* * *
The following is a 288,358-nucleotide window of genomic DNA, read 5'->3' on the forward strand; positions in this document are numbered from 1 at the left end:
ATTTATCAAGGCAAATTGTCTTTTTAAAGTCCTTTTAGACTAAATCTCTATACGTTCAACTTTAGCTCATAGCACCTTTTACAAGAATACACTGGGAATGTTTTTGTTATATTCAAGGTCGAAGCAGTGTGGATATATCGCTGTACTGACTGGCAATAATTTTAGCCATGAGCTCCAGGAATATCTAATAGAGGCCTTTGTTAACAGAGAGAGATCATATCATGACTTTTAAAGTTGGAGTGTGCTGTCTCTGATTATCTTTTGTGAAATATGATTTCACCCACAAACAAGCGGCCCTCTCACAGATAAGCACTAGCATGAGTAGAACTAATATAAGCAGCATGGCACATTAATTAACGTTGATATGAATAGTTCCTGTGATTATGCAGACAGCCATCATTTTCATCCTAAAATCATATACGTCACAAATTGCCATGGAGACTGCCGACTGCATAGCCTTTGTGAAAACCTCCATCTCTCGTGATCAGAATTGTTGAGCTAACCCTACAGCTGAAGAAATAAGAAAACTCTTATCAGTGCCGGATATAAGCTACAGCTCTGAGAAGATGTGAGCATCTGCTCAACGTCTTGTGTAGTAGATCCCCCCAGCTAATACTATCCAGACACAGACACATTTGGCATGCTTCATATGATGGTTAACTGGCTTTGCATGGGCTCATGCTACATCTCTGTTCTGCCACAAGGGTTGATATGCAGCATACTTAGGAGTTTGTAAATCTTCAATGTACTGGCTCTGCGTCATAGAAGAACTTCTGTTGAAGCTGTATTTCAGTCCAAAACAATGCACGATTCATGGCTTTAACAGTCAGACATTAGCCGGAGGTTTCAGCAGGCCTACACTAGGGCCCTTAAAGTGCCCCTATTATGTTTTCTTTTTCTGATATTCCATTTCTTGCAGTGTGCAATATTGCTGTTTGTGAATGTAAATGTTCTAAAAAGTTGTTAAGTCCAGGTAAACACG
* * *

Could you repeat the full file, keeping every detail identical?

The following is a 288,358-nucleotide window of genomic DNA, read 5'->3' on the forward strand; positions in this document are numbered from 1 at the left end:
ATTTATCAAGGCAAATTGTCTTTTTAAAGTCCTTTTAGACTAAATCTCTATACGTTCAACTTTAGCTCATAGCACCTTTTACAAGAATACACTGGGAATGTTTTTGTTATATTCAAGGTCGAAGCAGTGTGGATATATCGCTGTACTGACTGGCAATAATTTTAGCCATGAGCTCCAGGAATATCTAATAGAGGCCTTTGTTAACAGAGAGAGATCATATCATGACTTTTAAAGTTGGAGTGTGCTGTCTCTGATTATCTTTTGTGAAATATGATTTCACCCACAAACAAGCGGCCCTCTCACAGATAAGCACTAGCATGAGTAGAACTAATATAAGCAGCATGGCACATTAATTAACGTTGATATGAATAGTTCCTGTGATTATGCAGACAGCCATCATTTTCATCCTAAAATCATATACGTCACAAATTGCCATGGAGACTGCCGACTGCATAGCCTTTGTGAAAACCTCCATCTCTCGTGATCAGAATTGTTGAGCTAACCCTACAGCTGAAGAAATAAGAAAACTCTTATCAGTGCCGGATATAAGCTACAGCTCTGAGAAGATGTGAGCATCTGCTCAACGTCTTGTGTAGTAGATCCCCCCAGCTAATACTATCCAGACACAGACACATTTGGCATGCTTCATATGATGGTTAACTGGCTTTGCATGGGCTCATGCTACATCTCTGTTCTGCCACAAGGGTTGATATGCAGCATACTTAGGAGTTTGTAAATCTTCAATGTACTGGCTCTGCGTCATAGAAGAACTTCTGTTGAAGCTGTATTTCAGTCCAAAACAATGCACGATTCATGGCTTTAACAGTCAGACATTAGCCGGAGGTTTCAGCAGGCCTACACTAGGGCCCTTAAAGTGCCCCTATTATGTTTTCTTTTTCTGATATTCCATTTCTTGCAGTGTGCAATATTGCTGTTTGTGAATGTAAATGTTCTAAAAAGTTGTTAAGTCCAGGTAAACACG